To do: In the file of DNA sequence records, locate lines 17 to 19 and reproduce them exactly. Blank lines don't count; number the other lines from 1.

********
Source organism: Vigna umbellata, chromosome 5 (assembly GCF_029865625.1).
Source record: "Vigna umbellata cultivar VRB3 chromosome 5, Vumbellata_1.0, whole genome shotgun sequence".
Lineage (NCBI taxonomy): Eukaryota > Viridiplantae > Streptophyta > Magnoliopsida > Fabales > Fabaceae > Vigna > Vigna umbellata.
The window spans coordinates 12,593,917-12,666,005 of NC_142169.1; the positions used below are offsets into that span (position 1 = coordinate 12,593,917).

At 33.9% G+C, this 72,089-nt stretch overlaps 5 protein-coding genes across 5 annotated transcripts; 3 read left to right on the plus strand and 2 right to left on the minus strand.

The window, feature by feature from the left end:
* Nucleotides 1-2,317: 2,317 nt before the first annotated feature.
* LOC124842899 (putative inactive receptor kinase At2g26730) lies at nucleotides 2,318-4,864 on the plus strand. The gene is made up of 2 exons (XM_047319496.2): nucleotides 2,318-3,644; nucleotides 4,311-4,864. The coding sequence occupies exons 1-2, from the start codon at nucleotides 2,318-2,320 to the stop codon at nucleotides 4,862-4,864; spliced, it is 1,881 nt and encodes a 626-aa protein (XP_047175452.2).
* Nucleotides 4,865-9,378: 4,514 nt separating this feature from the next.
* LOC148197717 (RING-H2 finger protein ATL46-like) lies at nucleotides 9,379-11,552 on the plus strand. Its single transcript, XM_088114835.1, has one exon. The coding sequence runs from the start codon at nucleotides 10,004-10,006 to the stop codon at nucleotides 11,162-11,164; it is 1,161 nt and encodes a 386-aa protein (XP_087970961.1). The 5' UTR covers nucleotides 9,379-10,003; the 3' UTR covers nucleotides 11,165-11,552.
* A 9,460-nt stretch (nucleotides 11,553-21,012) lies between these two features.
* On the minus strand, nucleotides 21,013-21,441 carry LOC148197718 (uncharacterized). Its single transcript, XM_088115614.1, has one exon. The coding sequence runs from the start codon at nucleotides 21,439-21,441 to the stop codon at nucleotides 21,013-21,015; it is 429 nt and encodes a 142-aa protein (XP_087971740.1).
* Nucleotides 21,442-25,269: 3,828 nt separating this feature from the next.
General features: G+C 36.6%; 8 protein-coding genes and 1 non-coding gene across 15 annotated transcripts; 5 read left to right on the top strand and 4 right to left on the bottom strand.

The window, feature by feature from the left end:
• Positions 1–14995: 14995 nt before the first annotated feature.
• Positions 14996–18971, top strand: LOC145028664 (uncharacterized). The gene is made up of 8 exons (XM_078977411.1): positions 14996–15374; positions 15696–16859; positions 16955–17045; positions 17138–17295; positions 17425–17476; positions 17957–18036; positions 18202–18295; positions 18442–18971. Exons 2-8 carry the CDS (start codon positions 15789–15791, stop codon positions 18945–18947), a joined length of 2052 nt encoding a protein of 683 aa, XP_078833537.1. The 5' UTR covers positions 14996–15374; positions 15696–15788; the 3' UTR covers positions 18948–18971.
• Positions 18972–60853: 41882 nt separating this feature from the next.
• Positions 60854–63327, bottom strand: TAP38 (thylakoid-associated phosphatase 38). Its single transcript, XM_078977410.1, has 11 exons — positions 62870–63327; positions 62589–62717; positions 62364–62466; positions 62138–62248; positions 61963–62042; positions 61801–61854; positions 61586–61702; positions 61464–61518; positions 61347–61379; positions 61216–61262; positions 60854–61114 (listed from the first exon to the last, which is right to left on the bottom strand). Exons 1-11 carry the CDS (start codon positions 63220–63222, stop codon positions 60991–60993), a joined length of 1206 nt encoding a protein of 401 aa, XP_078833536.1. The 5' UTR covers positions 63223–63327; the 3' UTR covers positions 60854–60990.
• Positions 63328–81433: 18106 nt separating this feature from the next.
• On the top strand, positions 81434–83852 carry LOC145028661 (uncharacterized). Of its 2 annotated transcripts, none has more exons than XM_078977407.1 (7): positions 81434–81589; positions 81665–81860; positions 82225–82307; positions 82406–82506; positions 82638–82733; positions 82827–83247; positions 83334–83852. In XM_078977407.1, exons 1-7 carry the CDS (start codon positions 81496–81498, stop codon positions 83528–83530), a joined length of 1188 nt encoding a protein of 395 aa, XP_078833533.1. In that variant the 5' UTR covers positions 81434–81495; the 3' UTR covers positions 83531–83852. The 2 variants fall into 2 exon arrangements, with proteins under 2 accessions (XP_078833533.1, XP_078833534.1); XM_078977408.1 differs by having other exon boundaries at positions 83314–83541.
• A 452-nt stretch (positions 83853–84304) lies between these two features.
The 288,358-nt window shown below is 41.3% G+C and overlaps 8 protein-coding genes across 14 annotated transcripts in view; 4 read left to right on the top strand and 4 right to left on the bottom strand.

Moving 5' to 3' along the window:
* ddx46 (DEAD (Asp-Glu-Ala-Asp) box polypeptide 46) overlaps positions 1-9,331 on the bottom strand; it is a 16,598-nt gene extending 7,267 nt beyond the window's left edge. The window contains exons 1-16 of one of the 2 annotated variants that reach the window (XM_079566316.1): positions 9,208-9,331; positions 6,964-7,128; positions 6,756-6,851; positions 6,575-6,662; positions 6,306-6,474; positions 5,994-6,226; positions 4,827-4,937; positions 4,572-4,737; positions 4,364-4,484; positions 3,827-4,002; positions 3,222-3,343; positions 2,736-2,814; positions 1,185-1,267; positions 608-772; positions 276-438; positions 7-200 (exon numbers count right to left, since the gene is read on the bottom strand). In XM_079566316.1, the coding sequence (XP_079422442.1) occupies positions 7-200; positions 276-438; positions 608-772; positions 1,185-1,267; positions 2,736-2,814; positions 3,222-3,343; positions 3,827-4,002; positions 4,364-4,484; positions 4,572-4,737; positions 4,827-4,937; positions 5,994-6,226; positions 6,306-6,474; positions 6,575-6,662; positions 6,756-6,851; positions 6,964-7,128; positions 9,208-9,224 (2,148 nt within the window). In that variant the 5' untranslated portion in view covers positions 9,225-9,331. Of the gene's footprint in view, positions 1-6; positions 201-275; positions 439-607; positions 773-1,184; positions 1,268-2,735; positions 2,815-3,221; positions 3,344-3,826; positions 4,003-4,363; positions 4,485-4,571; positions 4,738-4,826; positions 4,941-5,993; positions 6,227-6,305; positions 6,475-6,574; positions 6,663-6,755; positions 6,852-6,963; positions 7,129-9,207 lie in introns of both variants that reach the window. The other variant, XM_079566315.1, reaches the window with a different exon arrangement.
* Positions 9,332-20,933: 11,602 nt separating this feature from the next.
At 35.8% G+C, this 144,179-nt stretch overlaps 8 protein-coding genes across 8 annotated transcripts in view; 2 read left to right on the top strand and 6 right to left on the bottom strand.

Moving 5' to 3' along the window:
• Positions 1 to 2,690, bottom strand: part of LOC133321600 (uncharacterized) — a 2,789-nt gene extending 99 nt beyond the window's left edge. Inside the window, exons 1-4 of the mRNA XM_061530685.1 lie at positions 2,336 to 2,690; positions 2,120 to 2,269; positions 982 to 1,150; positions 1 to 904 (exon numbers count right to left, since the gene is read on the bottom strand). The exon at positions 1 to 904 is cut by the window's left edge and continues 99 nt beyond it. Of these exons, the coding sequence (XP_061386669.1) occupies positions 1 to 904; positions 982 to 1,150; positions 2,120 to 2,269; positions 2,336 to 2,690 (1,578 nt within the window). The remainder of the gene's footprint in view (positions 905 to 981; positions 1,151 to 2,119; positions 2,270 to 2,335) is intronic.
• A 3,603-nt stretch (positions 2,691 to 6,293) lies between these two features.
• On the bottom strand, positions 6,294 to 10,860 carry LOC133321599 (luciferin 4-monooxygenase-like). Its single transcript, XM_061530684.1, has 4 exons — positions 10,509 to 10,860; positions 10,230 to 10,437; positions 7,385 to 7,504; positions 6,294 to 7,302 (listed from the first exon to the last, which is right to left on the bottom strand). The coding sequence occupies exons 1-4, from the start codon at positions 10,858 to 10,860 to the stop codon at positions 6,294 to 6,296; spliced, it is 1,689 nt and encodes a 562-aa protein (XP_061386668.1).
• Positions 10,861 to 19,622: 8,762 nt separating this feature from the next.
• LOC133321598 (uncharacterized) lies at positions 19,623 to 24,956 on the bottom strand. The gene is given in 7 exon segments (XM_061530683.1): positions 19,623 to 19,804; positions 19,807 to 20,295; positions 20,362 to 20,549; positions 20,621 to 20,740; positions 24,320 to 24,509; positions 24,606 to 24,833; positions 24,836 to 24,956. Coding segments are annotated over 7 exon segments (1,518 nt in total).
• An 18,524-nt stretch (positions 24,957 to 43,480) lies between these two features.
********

• Positions 14996–18971, top strand: LOC145028664 (uncharacterized). The gene is made up of 8 exons (XM_078977411.1): positions 14996–15374; positions 15696–16859; positions 16955–17045; positions 17138–17295; positions 17425–17476; positions 17957–18036; positions 18202–18295; positions 18442–18971. Exons 2-8 carry the CDS (start codon positions 15789–15791, stop codon positions 18945–18947), a joined length of 2052 nt encoding a protein of 683 aa, XP_078833537.1. The 5' UTR covers positions 14996–15374; positions 15696–15788; the 3' UTR covers positions 18948–18971.
• Positions 18972–60853: 41882 nt separating this feature from the next.
• Positions 60854–63327, bottom strand: TAP38 (thylakoid-associated phosphatase 38). Its single transcript, XM_078977410.1, has 11 exons — positions 62870–63327; positions 62589–62717; positions 62364–62466; positions 62138–62248; positions 61963–62042; positions 61801–61854; positions 61586–61702; positions 61464–61518; positions 61347–61379; positions 61216–61262; positions 60854–61114 (listed from the first exon to the last, which is right to left on the bottom strand). Exons 1-11 carry the CDS (start codon positions 63220–63222, stop codon positions 60991–60993), a joined length of 1206 nt encoding a protein of 401 aa, XP_078833536.1. The 5' UTR covers positions 63223–63327; the 3' UTR covers positions 60854–60990.